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7.0 Processing Rules for Underlying COUNTER Reporting Data

Usage data collected by content providers for the usage reports to be sent to customers should meet the basic requirement that only intended usage is recorded and that all requests that are not intended by the user are removed.

Because the way usage records are generated can differ across platforms, it is impractical to describe all the possible filters and techniques used to clean up the data. This Code of Practice, therefore, specifies only the requirements to be met by the data to be used for building the usage reports.

7.1 Return Codes

Only successful and valid requests MUST be counted. For web server log files successful requests are those with specific W3C Status Codes, codes (200 and 304). The standards for return codes are defined and maintained by W3C (http://www.w3.org/Protocols/HTTP/HTRESP.html). If key events are used, their definition MUST match the W3C standards. (For more information see The Friendly Guide to Release 5: Technical Notes for Content Providers.)

7.2 Double-Click Filtering

The intent of double-click filtering is to remove the potential of over-counting which could occur when a user clicks the same link multiple times, typically due to a slow internet connection. Double-click filtering applies to Total_Item_Investigations, Total_Item_Requests, No_License and Limit_Exceeded. See Sections 7.3 and 7.4 below for information about counting unique items and titles. The double-click filtering rule is as follows:

Double-clicks, i.e. two clicks in succession, on a link by the same user within a 30-second period MUST be counted as one action. For the purposes of COUNTER, the time window for a double-click on any page is set at a maximum of 30 seconds between the first and second mouse clicks. For example, a click at 10:01:00 and a second click at 10:01:29 would be considered a double-click (one action); a click at 10:01:00 and a second click at 10:01:35 would count as two separate single clicks (two actions).

A double-click may be triggered by a mouse-click or by pressing a refresh or back button. When two actions are made for the same URL within 30 seconds the first request MUST be removed and the second retained.

Any additional requests for the same URL within 30 seconds (between clicks) MUST be treated identically: always remove the first and retain the second.

There are different ways to track whether two requests for the same URL are from the same user and session. These options are listed in order of increasing reliability, with Option 4 being the most reliable.

  1. If the user is authenticated only through an IP address, that IP address combined with the browser’s user-agent (logged in the HTTP header) MUST be used to trace double-clicks. Where you have multiple users on a single IP address with the same browser user-agent, this can occasionally lead to separate clicks from different users being logged as a double click from one user. This will only happen if the multiple users are clicking on exactly the same content within a few seconds of each other.
  2. When a session cookie is implemented and logged, the session cookie MUST be used to trace double-clicks.
  3. When a user cookie is available and logged, the user cookie MUST be used to trace double-clicks.
  4. When an individual has logged in with their own profile, their username MUST be used to trace double-clicks.

7.3 Counting Unique Items

Some COUNTER Metric_Types count the number of unique items that had a certain activity, such as a Unique_Item_Requests or Unique_Item_Investigations.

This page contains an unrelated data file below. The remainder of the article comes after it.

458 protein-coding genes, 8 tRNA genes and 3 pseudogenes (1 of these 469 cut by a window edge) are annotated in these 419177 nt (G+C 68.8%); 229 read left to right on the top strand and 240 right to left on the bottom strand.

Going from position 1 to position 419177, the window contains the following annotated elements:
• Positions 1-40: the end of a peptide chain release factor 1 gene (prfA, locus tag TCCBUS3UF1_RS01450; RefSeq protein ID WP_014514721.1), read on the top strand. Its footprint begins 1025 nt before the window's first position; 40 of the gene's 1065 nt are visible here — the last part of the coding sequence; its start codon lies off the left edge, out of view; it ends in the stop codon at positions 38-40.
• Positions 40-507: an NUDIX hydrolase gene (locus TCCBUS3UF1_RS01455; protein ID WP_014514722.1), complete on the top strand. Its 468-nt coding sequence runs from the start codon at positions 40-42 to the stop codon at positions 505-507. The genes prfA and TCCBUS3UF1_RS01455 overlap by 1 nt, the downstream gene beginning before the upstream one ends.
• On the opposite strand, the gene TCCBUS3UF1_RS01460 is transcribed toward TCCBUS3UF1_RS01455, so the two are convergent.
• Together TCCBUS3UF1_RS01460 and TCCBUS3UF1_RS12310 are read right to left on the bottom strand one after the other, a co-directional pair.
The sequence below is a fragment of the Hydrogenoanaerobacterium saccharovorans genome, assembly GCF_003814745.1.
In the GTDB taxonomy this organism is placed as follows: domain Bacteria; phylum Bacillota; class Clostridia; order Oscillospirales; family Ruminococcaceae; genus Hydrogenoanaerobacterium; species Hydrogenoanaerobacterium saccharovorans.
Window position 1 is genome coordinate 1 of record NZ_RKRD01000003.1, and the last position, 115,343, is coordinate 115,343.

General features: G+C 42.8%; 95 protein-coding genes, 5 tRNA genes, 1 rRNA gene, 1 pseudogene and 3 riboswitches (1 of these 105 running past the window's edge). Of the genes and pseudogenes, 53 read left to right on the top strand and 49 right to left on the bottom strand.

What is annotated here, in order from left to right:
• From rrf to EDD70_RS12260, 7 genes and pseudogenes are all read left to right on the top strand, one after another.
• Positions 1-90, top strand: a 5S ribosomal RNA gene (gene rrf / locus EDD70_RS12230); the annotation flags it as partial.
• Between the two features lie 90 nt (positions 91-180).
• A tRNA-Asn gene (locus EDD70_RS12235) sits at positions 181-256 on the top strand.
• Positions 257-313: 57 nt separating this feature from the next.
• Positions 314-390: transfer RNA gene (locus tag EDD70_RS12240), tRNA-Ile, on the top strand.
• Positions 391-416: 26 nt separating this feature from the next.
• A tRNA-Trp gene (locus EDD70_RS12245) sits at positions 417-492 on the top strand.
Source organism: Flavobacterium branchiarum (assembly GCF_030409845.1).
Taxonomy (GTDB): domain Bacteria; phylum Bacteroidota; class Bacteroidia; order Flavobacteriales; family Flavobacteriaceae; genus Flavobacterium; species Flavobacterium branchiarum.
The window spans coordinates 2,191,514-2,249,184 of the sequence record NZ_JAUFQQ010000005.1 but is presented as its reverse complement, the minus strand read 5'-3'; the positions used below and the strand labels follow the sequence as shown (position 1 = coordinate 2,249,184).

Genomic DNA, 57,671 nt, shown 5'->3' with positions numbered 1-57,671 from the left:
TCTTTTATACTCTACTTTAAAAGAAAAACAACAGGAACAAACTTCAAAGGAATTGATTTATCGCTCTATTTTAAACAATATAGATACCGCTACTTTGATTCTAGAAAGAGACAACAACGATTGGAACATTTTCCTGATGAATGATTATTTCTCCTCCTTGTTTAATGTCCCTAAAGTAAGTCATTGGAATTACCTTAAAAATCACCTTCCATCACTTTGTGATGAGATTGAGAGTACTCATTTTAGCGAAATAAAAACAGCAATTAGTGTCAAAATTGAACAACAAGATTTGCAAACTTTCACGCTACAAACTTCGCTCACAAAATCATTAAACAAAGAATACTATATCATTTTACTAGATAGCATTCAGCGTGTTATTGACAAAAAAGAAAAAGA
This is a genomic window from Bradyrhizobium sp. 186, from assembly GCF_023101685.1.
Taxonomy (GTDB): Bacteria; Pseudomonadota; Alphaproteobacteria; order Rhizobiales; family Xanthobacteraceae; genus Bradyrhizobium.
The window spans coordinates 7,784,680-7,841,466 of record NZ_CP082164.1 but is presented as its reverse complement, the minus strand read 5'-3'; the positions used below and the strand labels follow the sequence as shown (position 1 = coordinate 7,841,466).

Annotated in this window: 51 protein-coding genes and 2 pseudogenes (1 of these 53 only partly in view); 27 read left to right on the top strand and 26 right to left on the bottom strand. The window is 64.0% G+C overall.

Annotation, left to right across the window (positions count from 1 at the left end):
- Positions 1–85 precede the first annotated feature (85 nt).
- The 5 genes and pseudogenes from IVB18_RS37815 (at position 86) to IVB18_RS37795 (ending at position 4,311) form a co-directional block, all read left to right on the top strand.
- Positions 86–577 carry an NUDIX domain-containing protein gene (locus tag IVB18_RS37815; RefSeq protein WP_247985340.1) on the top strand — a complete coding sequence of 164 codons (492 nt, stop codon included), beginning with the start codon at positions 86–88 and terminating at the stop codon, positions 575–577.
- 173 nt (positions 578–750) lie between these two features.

For the purpose of COUNTER metrics, an item is the typical unit of content being accessed by users, such as articles, book chapters, book sections, whole books (if delivered as a single file), and multimedia content. The item MUST be identified using the unique ID which identifies the work (e.g. chapter or article) regardless of format (e.g. PDF, HTML, or EPUB). If no item-level identifier is available, then use the item name in combination with the identifier of the parent item (i.e. the article title + ISSN of the journal, or chapter name + ISBN of the book).

The rules for calculating the unique item counts are as follows:

If multiple transactions qualifying for the Metric_Type in question represent the same item and occur in the same user-sessions, only one unique activity MUST be counted for that item.

A user session is defined any of the following ways: by a logged session ID + transaction date, by a logged user ID (if users log in with personal accounts) + transaction date + hour of day (day is divided into 24 one-hour slices), by a logged user cookie + transaction date + hour of day, or by a combination of IP address + user agent + transaction date + hour of day.

To allow for simplicity in calculating session IDs, when a session ID is not explicitly tracked, the day will be divided into 24 one-hour slices and a surrogate session ID will be generated by combining the transaction date + hour time slice + one of the following: user ID, cookie ID, or IP address + user agent. For example, consider the following transaction:

  • Transaction date/time: 2017-06-15 13:35
  • IP address: 192.1.1.168
  • User agent: Mozilla/5.0
  • Generated session ID: 192.1.1.168|Mozilla/5.0|2017-06-15|13

The above replacement for a session ID does not provide an exact analogy to a session. However, statistical studies show that the result of using such a surrogate for a session ID results in unique counts are within 1–2 % of unique counts generated with actual sessions.

7.4 Counting Unique Titles

Some COUNTER Metric_Types count the number of unique titles that had a certain activity, such as a Unique_Title_Requests or Unique_Title_Investigations.

For the purpose of COUNTER metrics, a title represents the parent work that the item is part of. When the item is a chapter or section, the title is the book. The title MUST be identified using a unique identifier (e.g. an ISBN for a book) regardless of format (e.g. PDF or HTML).

The rules for calculating the unique title counts are as follows:

If multiple transactions qualifying for the Metric_Type in question represent the same title and occur in the same user-session only one unique activity MUST be counted for that title.

A user session is defined any of the following ways: by a logged session ID + transaction date, by a logged user ID (if users log in with personal accounts) + transaction date + hour of day (day is divided into 24 one-hour slices), by a logged user cookie + transaction date + hour of day, or by a combination of IP address + user agent + transaction date + hour of day.